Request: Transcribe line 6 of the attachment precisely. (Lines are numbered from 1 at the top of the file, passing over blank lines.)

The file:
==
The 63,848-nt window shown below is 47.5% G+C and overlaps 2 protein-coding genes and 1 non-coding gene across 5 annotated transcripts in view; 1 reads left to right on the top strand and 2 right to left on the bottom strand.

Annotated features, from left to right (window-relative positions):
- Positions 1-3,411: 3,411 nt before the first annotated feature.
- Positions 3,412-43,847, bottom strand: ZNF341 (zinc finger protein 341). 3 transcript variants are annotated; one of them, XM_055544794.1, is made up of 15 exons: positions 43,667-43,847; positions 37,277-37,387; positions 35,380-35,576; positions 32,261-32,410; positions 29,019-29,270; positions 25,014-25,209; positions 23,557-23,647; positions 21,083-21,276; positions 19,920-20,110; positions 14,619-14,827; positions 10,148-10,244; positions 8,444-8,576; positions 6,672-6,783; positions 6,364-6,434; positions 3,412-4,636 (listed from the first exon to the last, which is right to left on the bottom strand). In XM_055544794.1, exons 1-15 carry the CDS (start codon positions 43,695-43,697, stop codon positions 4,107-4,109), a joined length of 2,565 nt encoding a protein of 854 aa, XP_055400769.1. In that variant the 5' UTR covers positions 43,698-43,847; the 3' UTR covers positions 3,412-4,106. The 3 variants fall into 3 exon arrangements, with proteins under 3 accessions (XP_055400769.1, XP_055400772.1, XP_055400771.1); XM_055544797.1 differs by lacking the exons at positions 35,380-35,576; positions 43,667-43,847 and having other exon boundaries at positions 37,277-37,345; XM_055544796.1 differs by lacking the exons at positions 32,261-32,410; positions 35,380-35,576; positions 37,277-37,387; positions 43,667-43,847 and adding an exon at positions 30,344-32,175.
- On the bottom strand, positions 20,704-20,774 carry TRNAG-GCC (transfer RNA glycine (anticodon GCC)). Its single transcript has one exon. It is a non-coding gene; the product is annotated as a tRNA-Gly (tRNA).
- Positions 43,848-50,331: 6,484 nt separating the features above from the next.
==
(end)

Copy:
- Positions 43,848-50,331: 6,484 nt separating the features above from the next.